King: FogHorn brings a fresh perspective to the industrial IoT space by integrating edge intelligence and fog computing capabilities directly into small-footprint IoT edge devices. Our Lightning Edge software platform loads out of the box as a set of “dockerized” containers and runs on any off-the-shelf IoT gateway hardware (small form factor ruggedized industrial PC servers from leading providers like Dell, HPE, Intel and Cisco). Our Lightning Micro software is designed to be embedded directly into existing Operations Technology systems like industrial PCs, programmable logic controllers or distributed control systems.
FogHorn enables high-performance edge processing, optimized analytics and heterogeneous applications to be hosted as close as possible to the control systems and physical sensor infrastructure that already pervade the industrial world. By providing a software platform to process data directly on distributed, small-footprint edge devices (or sensors) rather than sending all data to a remote data center or distant cloud storage repository for processing, our technology minimizes latency and empowers IoT developers to create breakthrough real-time remote monitoring, asset optimization, proactive maintenance and operational intelligence applications.
ADM: What industry sectors does Foghorn target with its solution?
King: We are targeting industrial and commercial IoT applications. FogHorn’s software technology is ideally suited for OEMs, systems integrators and end customers in industries such as manufacturing, power generation, oil and gas, mining, renewable energy, transportation, healthcare, retail, as well as Smart Grid, Smart City, Smart Building and connected vehicle use cases.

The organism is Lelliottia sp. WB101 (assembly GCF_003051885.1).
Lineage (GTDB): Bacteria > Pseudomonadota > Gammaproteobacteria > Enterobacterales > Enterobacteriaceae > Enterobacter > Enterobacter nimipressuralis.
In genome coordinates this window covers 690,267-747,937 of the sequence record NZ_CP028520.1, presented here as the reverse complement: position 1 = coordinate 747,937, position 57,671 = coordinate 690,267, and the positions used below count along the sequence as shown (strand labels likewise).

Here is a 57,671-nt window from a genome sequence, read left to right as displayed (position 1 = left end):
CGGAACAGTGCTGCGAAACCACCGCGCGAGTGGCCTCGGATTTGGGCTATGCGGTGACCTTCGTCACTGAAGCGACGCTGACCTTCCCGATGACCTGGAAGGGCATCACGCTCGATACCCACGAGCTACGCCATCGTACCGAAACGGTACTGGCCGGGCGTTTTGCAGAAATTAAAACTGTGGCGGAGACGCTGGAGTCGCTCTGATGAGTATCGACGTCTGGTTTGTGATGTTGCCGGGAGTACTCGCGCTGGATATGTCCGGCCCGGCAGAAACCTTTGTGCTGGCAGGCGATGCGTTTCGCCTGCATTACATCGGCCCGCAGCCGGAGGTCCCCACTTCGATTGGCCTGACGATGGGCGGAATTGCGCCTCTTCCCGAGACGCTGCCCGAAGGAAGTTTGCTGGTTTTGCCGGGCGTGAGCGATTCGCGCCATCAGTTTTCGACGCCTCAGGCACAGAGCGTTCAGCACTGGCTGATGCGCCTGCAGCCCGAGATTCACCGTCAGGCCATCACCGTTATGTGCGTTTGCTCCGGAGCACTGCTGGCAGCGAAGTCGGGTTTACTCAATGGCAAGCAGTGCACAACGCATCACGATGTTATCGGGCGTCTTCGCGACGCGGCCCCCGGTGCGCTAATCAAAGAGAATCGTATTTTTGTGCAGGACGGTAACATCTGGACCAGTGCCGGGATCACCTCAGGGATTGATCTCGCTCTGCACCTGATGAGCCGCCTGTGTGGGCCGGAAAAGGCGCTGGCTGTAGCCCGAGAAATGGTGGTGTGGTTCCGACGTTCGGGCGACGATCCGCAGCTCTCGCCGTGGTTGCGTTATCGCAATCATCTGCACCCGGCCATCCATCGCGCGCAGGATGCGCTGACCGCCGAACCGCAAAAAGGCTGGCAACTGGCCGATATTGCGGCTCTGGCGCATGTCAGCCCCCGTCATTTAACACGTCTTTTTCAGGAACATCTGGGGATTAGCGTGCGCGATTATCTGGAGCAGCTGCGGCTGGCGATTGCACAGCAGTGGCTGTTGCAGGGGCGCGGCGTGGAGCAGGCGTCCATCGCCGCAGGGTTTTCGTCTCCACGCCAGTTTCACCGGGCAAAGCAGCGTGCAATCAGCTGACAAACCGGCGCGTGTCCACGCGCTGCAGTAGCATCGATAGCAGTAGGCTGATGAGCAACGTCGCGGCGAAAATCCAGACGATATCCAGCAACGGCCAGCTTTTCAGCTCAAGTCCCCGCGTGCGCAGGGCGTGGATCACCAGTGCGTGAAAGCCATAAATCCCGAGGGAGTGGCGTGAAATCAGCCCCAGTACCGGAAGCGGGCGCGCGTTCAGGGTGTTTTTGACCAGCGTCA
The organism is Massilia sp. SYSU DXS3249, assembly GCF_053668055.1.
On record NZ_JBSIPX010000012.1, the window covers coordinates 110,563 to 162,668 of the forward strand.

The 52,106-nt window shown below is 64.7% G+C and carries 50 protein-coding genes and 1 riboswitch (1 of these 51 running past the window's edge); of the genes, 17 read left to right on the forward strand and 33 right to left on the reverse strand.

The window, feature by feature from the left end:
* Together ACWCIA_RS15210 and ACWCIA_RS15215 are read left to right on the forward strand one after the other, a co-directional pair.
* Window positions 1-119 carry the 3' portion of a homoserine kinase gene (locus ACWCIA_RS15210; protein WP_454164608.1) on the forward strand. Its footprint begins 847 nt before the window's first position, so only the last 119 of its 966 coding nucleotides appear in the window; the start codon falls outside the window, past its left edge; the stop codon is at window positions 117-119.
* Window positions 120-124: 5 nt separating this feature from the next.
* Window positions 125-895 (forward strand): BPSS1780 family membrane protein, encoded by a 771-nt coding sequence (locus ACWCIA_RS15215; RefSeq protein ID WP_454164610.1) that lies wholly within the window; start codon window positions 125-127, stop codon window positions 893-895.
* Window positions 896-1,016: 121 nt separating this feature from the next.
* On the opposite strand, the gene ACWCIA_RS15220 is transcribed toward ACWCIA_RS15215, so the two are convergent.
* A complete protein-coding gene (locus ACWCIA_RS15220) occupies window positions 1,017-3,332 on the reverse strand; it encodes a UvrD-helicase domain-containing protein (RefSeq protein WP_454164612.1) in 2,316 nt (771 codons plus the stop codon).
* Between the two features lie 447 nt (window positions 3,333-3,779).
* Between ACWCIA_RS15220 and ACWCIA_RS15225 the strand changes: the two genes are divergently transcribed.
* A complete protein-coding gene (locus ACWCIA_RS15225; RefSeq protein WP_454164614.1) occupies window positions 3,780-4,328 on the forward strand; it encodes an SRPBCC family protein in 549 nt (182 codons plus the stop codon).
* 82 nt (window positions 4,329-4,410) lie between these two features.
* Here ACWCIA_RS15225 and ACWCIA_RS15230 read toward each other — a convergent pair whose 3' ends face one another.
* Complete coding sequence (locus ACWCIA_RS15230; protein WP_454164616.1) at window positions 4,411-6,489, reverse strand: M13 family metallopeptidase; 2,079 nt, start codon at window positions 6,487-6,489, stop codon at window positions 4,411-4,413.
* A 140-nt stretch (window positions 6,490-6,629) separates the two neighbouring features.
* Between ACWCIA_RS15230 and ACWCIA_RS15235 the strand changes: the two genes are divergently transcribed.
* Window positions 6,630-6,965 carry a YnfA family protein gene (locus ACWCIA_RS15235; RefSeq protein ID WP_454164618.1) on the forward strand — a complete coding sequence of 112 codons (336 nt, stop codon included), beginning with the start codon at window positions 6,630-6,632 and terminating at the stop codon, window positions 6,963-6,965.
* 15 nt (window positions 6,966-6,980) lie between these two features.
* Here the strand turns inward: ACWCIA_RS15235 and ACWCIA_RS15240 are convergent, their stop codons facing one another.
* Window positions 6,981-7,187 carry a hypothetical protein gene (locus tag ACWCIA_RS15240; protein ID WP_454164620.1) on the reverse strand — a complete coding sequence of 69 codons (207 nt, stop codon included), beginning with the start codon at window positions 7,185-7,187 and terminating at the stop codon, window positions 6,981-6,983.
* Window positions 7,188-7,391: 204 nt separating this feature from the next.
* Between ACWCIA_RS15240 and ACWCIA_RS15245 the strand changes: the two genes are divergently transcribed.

ADM: Congratulations on the Series A funding. How will Foghorn use the funding to further its mission and business objectives?
King: With this substantial round of Series A funding, we plan to continue enhancing our core technology platform as well as integrating FogHorn’s software into the IIoT offerings of our key strategic investors – namely GE, Bosch and Yokogawa – as well as other potential industrial solution partners. We are particularly proud that several strategic leaders in the global IIoT industry stepped up to support the development of FogHorn’s breakthrough technology at this early stage of the company’s development.
We will also expand our go-to-market team to introduce FogHorn’s branded software solution to IIoT application developers and systems integrators globally in a wide variety of industrial vertical markets.
ADM: How was the company created?
King: FogHorn was originally conceived and co-created by The Hive, a highly innovative Palo Alto-based incubator focused on Big Data and Artificial Intelligence.
ADM: Any future predictions on where the edge analytics and fog computing industries are headed in the next 6-12 months?
King: Fog computing technology and edge analytics solutions are still in the very early stages of market development. Over the next 6-12 months, we expect to see the initial introduction of fog computing and edge analytics offerings as part of the end-to-end IoT stacks of leading players like GE (and possibly several others) as well as the first high value proof-of-concept IIoT implementations in the manufacturing, energy, transportation and Smart Cities sector